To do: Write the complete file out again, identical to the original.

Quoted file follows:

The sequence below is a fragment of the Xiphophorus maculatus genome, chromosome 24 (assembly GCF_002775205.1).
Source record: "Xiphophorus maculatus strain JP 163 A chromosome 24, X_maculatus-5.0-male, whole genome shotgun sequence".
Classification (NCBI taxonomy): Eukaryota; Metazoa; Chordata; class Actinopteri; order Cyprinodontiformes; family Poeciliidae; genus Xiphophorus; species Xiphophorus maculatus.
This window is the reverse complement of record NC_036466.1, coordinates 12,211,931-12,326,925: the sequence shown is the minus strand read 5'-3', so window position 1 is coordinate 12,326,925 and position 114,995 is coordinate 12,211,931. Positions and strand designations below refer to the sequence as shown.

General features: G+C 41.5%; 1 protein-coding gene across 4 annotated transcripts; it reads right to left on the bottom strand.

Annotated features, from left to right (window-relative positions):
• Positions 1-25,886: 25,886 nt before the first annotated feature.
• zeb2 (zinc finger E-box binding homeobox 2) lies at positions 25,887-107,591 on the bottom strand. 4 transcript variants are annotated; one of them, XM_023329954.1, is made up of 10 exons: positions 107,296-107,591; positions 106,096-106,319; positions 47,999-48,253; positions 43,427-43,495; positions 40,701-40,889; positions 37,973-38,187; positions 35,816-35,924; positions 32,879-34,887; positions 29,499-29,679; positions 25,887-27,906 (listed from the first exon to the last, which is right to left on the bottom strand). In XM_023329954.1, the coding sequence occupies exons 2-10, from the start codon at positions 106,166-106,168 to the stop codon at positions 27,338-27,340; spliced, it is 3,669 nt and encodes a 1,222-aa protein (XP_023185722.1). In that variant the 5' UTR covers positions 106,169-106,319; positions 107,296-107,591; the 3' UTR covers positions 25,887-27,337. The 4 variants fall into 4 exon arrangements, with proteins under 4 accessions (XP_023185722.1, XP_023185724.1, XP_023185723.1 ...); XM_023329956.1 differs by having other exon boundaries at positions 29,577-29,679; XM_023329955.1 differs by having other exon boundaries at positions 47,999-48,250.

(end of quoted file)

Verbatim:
The sequence below is a fragment of the Xiphophorus maculatus genome, chromosome 24 (assembly GCF_002775205.1).
Source record: "Xiphophorus maculatus strain JP 163 A chromosome 24, X_maculatus-5.0-male, whole genome shotgun sequence".
Classification (NCBI taxonomy): Eukaryota; Metazoa; Chordata; class Actinopteri; order Cyprinodontiformes; family Poeciliidae; genus Xiphophorus; species Xiphophorus maculatus.
This window is the reverse complement of record NC_036466.1, coordinates 12,211,931-12,326,925: the sequence shown is the minus strand read 5'-3', so window position 1 is coordinate 12,326,925 and position 114,995 is coordinate 12,211,931. Positions and strand designations below refer to the sequence as shown.

General features: G+C 41.5%; 1 protein-coding gene across 4 annotated transcripts; it reads right to left on the bottom strand.

Annotated features, from left to right (window-relative positions):
• Positions 1-25,886: 25,886 nt before the first annotated feature.
• zeb2 (zinc finger E-box binding homeobox 2) lies at positions 25,887-107,591 on the bottom strand. 4 transcript variants are annotated; one of them, XM_023329954.1, is made up of 10 exons: positions 107,296-107,591; positions 106,096-106,319; positions 47,999-48,253; positions 43,427-43,495; positions 40,701-40,889; positions 37,973-38,187; positions 35,816-35,924; positions 32,879-34,887; positions 29,499-29,679; positions 25,887-27,906 (listed from the first exon to the last, which is right to left on the bottom strand). In XM_023329954.1, the coding sequence occupies exons 2-10, from the start codon at positions 106,166-106,168 to the stop codon at positions 27,338-27,340; spliced, it is 3,669 nt and encodes a 1,222-aa protein (XP_023185722.1). In that variant the 5' UTR covers positions 106,169-106,319; positions 107,296-107,591; the 3' UTR covers positions 25,887-27,337. The 4 variants fall into 4 exon arrangements, with proteins under 4 accessions (XP_023185722.1, XP_023185724.1, XP_023185723.1 ...); XM_023329956.1 differs by having other exon boundaries at positions 29,577-29,679; XM_023329955.1 differs by having other exon boundaries at positions 47,999-48,250.